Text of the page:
It has also been about the dual covenant in Genesis, first with Noah, then with Abraham. This is the best solution I know to the potential violence implicit in the fact that we derive our identities from groups. Groups conflict, so that the altruism we show to the people like us goes hand in hand with the aggression we show to the people not like us, and both are deeply embedded in human nature. That is why the great attempts to escape from identity — into either universalism or individualism — have always failed, whether they were religious or secular. Sooner or later the tribes return, fully armed and breathing fire. The only adequate alternative, proposed by Genesis precisely as God’s protest against violence, is to say that he has made two covenants with us, one in our common humanity, the other in our specific identity. The first is about the universality of justice, the second about the particularity of love, and in that order. Our common humanity precedes our religious differences. That must be the basis of any Abrahamic theology capable of defeating the false god of violence and the idolatry of the pursuit of power.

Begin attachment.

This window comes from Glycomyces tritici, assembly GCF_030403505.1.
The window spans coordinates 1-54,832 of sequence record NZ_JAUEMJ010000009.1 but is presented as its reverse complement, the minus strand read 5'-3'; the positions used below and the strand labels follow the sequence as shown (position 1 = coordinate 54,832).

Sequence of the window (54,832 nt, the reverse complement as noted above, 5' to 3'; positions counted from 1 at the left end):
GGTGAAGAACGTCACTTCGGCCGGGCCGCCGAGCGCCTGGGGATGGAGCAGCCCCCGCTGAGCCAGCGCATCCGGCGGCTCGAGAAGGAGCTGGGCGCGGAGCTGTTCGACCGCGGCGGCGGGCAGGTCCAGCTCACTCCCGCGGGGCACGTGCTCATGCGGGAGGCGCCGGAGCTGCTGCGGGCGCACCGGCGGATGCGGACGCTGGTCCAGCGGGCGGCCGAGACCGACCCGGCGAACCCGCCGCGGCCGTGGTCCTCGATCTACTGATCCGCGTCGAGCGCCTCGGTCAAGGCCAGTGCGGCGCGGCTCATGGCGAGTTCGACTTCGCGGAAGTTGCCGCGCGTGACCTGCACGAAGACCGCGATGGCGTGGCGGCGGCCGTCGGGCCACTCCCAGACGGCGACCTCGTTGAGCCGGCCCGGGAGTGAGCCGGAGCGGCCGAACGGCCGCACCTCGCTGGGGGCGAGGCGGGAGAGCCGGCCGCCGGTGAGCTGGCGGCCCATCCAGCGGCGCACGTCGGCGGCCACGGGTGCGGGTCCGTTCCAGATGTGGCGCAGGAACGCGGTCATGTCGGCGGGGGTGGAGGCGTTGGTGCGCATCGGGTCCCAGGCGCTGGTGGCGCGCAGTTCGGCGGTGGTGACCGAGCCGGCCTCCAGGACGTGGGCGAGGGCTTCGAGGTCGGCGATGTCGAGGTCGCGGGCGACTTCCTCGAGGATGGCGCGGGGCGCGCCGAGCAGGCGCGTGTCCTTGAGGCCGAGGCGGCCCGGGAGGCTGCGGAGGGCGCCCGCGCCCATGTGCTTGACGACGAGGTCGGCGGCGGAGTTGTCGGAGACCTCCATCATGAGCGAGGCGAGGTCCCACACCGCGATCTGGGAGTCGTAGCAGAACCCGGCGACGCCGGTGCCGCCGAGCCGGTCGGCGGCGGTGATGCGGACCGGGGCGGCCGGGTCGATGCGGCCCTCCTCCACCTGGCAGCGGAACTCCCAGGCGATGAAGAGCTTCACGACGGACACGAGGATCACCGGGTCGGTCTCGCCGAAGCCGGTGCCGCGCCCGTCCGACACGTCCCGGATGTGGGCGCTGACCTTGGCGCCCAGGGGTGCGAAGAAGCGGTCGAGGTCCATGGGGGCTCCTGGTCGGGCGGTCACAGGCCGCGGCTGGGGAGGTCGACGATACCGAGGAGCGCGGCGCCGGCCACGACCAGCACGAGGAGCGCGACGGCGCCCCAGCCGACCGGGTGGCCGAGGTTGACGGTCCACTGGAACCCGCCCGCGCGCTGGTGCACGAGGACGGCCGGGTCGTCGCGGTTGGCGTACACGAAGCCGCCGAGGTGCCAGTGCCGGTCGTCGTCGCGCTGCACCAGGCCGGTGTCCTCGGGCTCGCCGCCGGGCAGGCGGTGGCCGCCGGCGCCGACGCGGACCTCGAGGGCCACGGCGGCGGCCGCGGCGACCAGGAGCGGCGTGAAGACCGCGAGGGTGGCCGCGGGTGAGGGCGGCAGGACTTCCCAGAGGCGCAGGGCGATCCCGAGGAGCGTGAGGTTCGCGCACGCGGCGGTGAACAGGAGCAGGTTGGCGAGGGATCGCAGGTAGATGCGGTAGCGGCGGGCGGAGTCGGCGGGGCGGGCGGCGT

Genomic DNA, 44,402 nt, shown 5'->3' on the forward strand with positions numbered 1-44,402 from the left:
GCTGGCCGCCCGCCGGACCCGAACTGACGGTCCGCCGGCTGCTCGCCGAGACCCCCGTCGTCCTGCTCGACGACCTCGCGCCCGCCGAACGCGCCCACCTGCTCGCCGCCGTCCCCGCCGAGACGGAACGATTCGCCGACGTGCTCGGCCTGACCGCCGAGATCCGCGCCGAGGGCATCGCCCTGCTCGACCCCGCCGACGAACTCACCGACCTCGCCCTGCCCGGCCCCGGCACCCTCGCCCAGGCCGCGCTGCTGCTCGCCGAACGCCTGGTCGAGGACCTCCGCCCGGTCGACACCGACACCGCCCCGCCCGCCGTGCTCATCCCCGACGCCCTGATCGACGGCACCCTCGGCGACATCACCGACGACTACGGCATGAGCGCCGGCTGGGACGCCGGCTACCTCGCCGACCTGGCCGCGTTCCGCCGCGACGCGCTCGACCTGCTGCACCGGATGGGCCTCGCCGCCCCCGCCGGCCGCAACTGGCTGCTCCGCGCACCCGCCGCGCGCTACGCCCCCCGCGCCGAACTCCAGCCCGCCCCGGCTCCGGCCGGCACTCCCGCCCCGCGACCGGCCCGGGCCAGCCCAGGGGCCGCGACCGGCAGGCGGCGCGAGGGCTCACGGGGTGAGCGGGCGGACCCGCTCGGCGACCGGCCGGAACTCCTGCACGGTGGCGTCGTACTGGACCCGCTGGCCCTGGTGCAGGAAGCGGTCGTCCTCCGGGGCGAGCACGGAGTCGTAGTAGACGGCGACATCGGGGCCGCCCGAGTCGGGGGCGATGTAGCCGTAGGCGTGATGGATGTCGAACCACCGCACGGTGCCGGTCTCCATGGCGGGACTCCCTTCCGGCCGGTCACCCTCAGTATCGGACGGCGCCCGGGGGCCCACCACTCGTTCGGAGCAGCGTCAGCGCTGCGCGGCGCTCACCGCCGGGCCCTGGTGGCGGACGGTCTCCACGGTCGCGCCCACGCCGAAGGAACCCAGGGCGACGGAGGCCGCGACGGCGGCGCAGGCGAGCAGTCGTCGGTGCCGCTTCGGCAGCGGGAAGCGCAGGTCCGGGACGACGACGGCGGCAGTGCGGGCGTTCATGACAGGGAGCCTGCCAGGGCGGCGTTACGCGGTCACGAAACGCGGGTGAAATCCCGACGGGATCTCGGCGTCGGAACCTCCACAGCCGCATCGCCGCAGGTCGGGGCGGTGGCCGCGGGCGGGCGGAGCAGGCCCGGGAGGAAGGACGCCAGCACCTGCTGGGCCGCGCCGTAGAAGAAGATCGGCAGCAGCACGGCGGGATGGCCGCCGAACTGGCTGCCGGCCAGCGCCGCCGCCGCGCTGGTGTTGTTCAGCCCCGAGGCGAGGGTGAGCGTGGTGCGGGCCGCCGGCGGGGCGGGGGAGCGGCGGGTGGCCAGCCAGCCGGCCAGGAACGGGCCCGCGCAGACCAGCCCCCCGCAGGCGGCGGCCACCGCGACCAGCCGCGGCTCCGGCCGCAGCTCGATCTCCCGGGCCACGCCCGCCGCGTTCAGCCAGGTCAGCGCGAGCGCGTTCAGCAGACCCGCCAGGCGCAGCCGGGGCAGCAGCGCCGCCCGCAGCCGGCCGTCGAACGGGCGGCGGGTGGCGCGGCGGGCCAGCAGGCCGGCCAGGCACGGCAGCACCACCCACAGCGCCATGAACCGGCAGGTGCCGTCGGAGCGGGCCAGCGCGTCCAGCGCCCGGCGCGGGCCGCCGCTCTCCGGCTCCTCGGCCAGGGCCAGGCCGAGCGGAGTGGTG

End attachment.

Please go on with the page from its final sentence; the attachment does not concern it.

And yes, there are hard texts. There are passages in the sacred scriptures of each of the Abrahamic monotheisms which, interpreted literally, can lead to hatred, cruelty and war. But Judaism, Christianity and Islam all contain interpretive traditions that in the past have read them in the larger context of co-existence, respect for difference and the pursuit of peace, and can do so today. Fundamentalism — text without context, and application without interpretation — is not faith but an aberration of faith.

Screenshot 2016-02-09 11.29.08This article appears in the Winter 2015 print issue of The Islamic Monthly.